Following Cranmer’s old lectionary, today’s readings give an important teaching. The memory of raising Lazarus from the dead is still fresh. At Jesus’ visit to the family, ‘Lazarus was one of them that sat at the table with him.’ People came to see Lazarus. The miracle speaks for itself: it attracts the crowds. To the extent, that on the next day, many of them who came to the fest, ‘when they heard that Jesus was coming to Jerusalem, took branches of palm trees, and went forth to meet him, and cried, Hosanna: Blessed is the King of Israel that cometh in the name of the Lord.’ He is greeted as King. This greeting is the aftermath of the fresh memory of Lazarus’ being raised from the death.
Whenever ‘healing’ takes place in a community, it liberates trust. Indifference, lack of hope and goals suddenly gives way renewed energies. Let us take the momentum and use it well! The celebration of the Eucharist is our day by day catalyst of trust. Our personal encounters with Jesus add something vital to the ‘vitality’ of the community. This is what I see here at St Augustine’s, Grahame Park. Prayer, by individuals and as a small community, creates a gate in our otherwise closed, banal, and routinely present. New opportunities arrive. Our present moments do prepare way for the future; for a ‘graced’ future. Like the unexpected visit of a Hindi family who asked for prayer for their mother who is unwell. They came with expectation and hope ‒ for prayer, and support. Their faith, I am sure, has triggered out something coming good. We do not know what it is yet. Our task is to preserve the momentum.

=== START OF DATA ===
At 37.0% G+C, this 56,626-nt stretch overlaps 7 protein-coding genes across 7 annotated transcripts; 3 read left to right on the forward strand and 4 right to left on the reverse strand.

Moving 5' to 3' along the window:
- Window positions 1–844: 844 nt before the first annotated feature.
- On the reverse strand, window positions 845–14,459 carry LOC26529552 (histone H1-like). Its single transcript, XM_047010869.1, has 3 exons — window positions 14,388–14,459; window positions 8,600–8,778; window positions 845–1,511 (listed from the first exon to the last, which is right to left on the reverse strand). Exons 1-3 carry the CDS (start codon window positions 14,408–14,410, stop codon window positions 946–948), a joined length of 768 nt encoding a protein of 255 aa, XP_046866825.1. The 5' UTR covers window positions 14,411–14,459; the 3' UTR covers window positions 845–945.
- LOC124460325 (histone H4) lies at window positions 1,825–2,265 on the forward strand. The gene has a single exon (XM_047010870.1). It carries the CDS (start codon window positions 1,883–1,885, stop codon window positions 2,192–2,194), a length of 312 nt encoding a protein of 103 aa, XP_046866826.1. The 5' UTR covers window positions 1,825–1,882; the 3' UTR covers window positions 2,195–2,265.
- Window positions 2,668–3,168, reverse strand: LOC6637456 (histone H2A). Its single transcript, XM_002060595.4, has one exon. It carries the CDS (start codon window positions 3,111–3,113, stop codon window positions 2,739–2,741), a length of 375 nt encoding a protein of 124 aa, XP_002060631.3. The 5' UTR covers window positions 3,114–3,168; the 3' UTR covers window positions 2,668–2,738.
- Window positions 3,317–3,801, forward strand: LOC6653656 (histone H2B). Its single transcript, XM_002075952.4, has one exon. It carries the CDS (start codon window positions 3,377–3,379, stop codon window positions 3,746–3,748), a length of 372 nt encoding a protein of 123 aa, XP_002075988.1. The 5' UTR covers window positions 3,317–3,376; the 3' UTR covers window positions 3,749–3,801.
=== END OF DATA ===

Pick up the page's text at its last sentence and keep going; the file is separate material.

Otherwise, and this is the great lesson of today’s Old Testament reading, in place of grace, instead of grace, mistrust emerges. Which prevents any further growth and healing. Not only can mistrust cause stagnation but it can kill ‒ as Korah’s story shows. Instead of recognising the value of their liberation from Egypt, they can see only, in a distorted way, the opposite. They are refuse Moses and God’s work: “you only brought us out from a safe and desirable country (Egypt) ‘to kill us in the wilderness’.”
Let us welcome the moments of grace; let us prepare ourselves for its arrivals, and continue the life bequeathed to us in these events.
These are verbal Icons, expressions of how the world is seen from Saint Augustine's..